Wednesday, March 27, 2019

3 years 17 days

It is 10:19pm on Tuesday night, Sam is on the couch, I am at my desk, and the only sounds we hear are the cat water fountain and the low hum from the oven.  As I pre-set the oven temperature to 350 and sprayed the aluminum trays with pam, I told Sam it has been 3 years since I started this tradition.  The tradition of baking cookies for the interventional radiology department at Phoenix Children's Hospital.  After (the first) perfect storm hit her little body, it was decided that Sonzee would have a PEG tube placed on March 10, 2016.   

I remember the day like it was yesterday. After her initial g-tube surgery placement pre-operation situation about 10 days prior turned into an epic failure, we were back for a slightly different procedure with a different team of doctors that would ultimately result in the same outcome; a feeding tube into her stomach.  I walked in with baggies of cookies, thank you cards, and Sonya's Story awareness cards.  As I handed the baggies to the doctors and staff, I half-jokingly said, "Here you go, these are please don't kill my daughter cookies".  I remember the half smile half shocked look on their faces when I said those words aloud.  Sam and I both gave a semi smile and little chuckle, but said, "No, but seriously, the last time we came to the 4th floor and she was going to have surgery for the gtube, someone/something almost killed her". 

Over the last 3 years and 17 days, the cookie bringing tradition continues to be strong.  At a minimum, every 3 months we find ourselves back among the familiar smiling faces who handled Sonzee with great care when she was just one year old.  One of the only nurses to ever be able to start an IV for Sonzee on the first try is in the IR department.  From PICC lines, to multiple NJ tubes, to GJ tubes, and other procedures as well, they have been there for her during some of her worst times.  We see the doctors and nurses in the back halls or while we wait in the waiting area when she is admitted and she is in other procedures.  Every single one of them stops and talks to us and asks how Sonzee and the family are doing.  For all of great times, not so great, and the times in between, we are so grateful to the IR department and I truly hope the gesture of cookies that began 3 years and 17 days ago adequately conveys our gratitude for the way they take care of our Sonzee bear. 

The Mighty Contributor

Monday, March 25, 2019

"just normal"

Yesterday I was fortunate enough to be able to spend part of the afternoon with moms.  When I initially typed that sentence I inserted the words "amazing" and "incredible" prior to the word "moms".  After erasing each of those words, I then wrote "medical" and erased that word as well. Yes, these women were all of those words (and more), but the reality is, while they are moms of a medically complex child (or two), the reason this blog post is dedicated to my time with them, and this specific event with them, is because while what brought us together is the similar but different journeys our children have taken us on, the best part was that we were able to be "mom's just hanging out".

I spent a good portion of my time in awe of the situation and I spent a lot of silent driving time afterward processing it all.  Each mom represented a different part of the journey we all are living.  Each mom on her own individual journey yet in this one place she was among a mom who gets it.  A mom who even though she may have just met, allows her to say the thoughts that she would never be able to say to others.  A mom who doesn't feel pity or sorrow for what the other might be experiencing and who you know truly gets everything that is coming out of your mouth.  A mom who isn't trying to sugar coat the words being said or making you wonder how she might handle what you are going to say.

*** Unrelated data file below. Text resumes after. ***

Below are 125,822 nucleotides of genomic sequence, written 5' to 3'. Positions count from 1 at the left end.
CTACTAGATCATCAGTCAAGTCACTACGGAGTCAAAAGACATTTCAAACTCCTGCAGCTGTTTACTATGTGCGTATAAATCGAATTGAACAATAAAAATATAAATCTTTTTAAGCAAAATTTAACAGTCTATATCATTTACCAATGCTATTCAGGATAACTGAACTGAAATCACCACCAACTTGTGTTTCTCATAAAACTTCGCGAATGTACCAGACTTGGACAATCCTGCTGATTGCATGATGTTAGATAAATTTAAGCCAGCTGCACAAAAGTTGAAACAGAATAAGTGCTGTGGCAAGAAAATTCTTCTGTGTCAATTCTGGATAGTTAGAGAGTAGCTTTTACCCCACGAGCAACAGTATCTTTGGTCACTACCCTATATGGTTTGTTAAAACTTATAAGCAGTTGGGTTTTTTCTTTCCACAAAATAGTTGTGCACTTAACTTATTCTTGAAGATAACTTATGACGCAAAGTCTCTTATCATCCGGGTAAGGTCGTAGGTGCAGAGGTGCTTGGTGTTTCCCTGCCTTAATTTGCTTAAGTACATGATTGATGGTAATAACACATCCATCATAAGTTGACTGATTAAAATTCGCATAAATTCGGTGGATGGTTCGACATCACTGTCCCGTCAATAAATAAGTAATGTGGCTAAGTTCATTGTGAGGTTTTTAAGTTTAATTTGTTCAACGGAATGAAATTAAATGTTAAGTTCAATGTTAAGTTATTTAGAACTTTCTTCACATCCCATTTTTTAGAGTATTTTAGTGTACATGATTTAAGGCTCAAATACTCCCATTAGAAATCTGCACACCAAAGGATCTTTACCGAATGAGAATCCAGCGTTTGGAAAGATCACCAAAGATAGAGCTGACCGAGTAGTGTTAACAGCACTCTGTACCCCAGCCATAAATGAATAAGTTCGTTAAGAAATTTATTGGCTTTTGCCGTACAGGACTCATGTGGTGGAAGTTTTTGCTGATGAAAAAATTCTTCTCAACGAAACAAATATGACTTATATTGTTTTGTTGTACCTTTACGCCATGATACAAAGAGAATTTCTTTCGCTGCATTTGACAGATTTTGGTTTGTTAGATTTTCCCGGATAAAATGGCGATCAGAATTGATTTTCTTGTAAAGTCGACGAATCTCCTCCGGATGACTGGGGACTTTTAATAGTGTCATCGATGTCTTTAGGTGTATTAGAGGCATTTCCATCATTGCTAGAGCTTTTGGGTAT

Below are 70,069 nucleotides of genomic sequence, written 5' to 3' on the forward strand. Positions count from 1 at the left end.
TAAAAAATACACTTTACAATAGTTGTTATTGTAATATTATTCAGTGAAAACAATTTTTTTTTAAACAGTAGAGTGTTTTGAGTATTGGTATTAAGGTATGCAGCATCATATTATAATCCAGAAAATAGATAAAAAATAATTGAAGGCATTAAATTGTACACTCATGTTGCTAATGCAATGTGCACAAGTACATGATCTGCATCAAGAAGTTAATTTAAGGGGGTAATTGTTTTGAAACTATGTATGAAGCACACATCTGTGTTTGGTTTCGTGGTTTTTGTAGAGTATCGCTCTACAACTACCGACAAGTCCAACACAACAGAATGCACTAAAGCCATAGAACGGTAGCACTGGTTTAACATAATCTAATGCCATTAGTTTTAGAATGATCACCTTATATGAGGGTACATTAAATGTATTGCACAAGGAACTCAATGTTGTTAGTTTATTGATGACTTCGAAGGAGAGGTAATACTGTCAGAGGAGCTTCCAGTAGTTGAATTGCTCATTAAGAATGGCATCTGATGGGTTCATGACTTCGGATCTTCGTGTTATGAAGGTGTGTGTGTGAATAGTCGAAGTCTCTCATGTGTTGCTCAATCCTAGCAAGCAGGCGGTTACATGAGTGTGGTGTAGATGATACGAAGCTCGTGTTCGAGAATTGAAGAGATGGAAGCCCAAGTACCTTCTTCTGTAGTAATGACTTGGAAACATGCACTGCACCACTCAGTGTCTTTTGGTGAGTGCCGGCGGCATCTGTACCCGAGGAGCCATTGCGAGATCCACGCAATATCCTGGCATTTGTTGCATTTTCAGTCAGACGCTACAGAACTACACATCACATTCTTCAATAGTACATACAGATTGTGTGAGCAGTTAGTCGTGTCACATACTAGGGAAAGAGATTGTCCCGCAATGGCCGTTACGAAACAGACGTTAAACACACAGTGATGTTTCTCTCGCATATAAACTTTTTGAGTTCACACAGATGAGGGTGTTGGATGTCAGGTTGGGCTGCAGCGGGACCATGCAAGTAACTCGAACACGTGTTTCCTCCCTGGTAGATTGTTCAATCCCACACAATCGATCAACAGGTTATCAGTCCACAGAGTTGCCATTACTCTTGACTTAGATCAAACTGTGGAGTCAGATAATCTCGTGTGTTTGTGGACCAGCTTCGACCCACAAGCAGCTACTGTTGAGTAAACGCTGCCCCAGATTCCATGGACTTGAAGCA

It was a completely surreal situation to be out in a public place, laughing through serious conversations, and having what some might call taboo discussions as if we were just moms hanging out following our child's music class.  I didn't feel like an inspiration or amazing or incredible or any other descriptive word that this group might be perceived by to others.  I felt like I was a child on his/her first day of school wanting to run home and tell everyone about my day and how many new friends I had just made.  For the first time while on this journey, I felt a sense of weightlessness.  I felt a place I belonged but most of all what I felt was really just normal. 




The Mighty Contributor

Tuesday, March 19, 2019

Innocence

From the very beginning of Sonzee's life, Sam and I have always been very open with her siblings about everything going on.  It would have been extremely challenging to not be when from the start I did not come home the first week after she was born because the hospital allowed me to stay in an unused portion of the maternity ward while she remained in the NICU.  Then just a few weeks later we found ourselves taking Sonzee to the pediatric hospital where her seizures were confirmed.  The hospital staff made an adorable epilepsy bear, complete with the EEG leads, gauze, and colored string so that our then 5-year-old, 4-year-old, and 21.5-month-old would not be scared to see her when they came to visit.  We did our best to answer their questions in age-appropriate ways and when they left us stumped or after I winged an answer, I would refer to child life to help me out and or let me know if I answered them appropriately.

During one of Sonzee's lengthy stays when she was 15 months old, her oldest sister did not want to visit her.  We respected her decision but always gave her the option every day.  It is a tough place to be as a parent because there is a fine line of reality and the black and white fact that any of the hospitalizations could be one way.  I was so worried that Sonzee was not going to leave and then her sister (who is extremely close to her) would feel this unnecessary guilt for not visiting.  But how exactly do you explain to a young child that her sister might not leave the hospital without causing nightmares and unnecessary fears?  When you become a parent, who even thinks of this under their list of top 10 potential parenting dilemmas?

As Sonzee has gotten older, the hospitalizations have become so routine, her siblings get disappointed, more than anything else, that the family will be split until she returns home.  They do not really understand or grasp the severity of what us taking Sonzee into the ER really means.  I think I am okay with that in general, after all, her siblings are now only 9, 7, 5, and 1, they should remain children as LONG as they can be, as long as every other child does.  But their life is not like that of every other child, there are just sad realities that come with this life.  Even though our children see Sonzee's daily struggles and know there are children "like Sonzee" who have passed away and have even met siblings of those children, they are still very much children, and still very much innocent.